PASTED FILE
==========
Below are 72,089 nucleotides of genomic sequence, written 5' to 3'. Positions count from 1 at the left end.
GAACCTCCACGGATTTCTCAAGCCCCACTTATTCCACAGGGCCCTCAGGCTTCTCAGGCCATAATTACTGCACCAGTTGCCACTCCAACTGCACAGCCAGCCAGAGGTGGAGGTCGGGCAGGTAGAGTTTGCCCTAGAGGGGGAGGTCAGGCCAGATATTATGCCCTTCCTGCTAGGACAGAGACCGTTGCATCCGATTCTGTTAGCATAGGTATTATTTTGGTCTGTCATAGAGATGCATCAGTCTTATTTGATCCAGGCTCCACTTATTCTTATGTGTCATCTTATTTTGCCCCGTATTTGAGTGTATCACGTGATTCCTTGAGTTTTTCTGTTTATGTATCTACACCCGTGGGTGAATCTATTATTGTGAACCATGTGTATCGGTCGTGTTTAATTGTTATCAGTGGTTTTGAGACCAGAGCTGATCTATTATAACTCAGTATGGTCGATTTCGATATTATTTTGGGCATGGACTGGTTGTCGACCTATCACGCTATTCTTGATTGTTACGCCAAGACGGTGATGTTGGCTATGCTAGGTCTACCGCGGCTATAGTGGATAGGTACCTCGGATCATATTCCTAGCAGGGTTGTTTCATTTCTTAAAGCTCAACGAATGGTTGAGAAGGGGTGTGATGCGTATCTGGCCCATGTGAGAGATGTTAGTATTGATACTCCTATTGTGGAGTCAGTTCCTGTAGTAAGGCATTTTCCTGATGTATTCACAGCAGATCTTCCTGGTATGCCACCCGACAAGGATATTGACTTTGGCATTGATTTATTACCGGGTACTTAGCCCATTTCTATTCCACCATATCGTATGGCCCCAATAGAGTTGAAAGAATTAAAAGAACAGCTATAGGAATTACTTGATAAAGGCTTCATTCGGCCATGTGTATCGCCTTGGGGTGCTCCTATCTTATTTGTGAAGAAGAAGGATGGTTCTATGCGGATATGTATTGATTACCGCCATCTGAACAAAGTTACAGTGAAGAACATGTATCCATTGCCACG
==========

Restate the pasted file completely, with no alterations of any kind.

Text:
Below are 72,089 nucleotides of genomic sequence, written 5' to 3'. Positions count from 1 at the left end.
GAACCTCCACGGATTTCTCAAGCCCCACTTATTCCACAGGGCCCTCAGGCTTCTCAGGCCATAATTACTGCACCAGTTGCCACTCCAACTGCACAGCCAGCCAGAGGTGGAGGTCGGGCAGGTAGAGTTTGCCCTAGAGGGGGAGGTCAGGCCAGATATTATGCCCTTCCTGCTAGGACAGAGACCGTTGCATCCGATTCTGTTAGCATAGGTATTATTTTGGTCTGTCATAGAGATGCATCAGTCTTATTTGATCCAGGCTCCACTTATTCTTATGTGTCATCTTATTTTGCCCCGTATTTGAGTGTATCACGTGATTCCTTGAGTTTTTCTGTTTATGTATCTACACCCGTGGGTGAATCTATTATTGTGAACCATGTGTATCGGTCGTGTTTAATTGTTATCAGTGGTTTTGAGACCAGAGCTGATCTATTATAACTCAGTATGGTCGATTTCGATATTATTTTGGGCATGGACTGGTTGTCGACCTATCACGCTATTCTTGATTGTTACGCCAAGACGGTGATGTTGGCTATGCTAGGTCTACCGCGGCTATAGTGGATAGGTACCTCGGATCATATTCCTAGCAGGGTTGTTTCATTTCTTAAAGCTCAACGAATGGTTGAGAAGGGGTGTGATGCGTATCTGGCCCATGTGAGAGATGTTAGTATTGATACTCCTATTGTGGAGTCAGTTCCTGTAGTAAGGCATTTTCCTGATGTATTCACAGCAGATCTTCCTGGTATGCCACCCGACAAGGATATTGACTTTGGCATTGATTTATTACCGGGTACTTAGCCCATTTCTATTCCACCATATCGTATGGCCCCAATAGAGTTGAAAGAATTAAAAGAACAGCTATAGGAATTACTTGATAAAGGCTTCATTCGGCCATGTGTATCGCCTTGGGGTGCTCCTATCTTATTTGTGAAGAAGAAGGATGGTTCTATGCGGATATGTATTGATTACCGCCATCTGAACAAAGTTACAGTGAAGAACATGTATCCATTGCCACG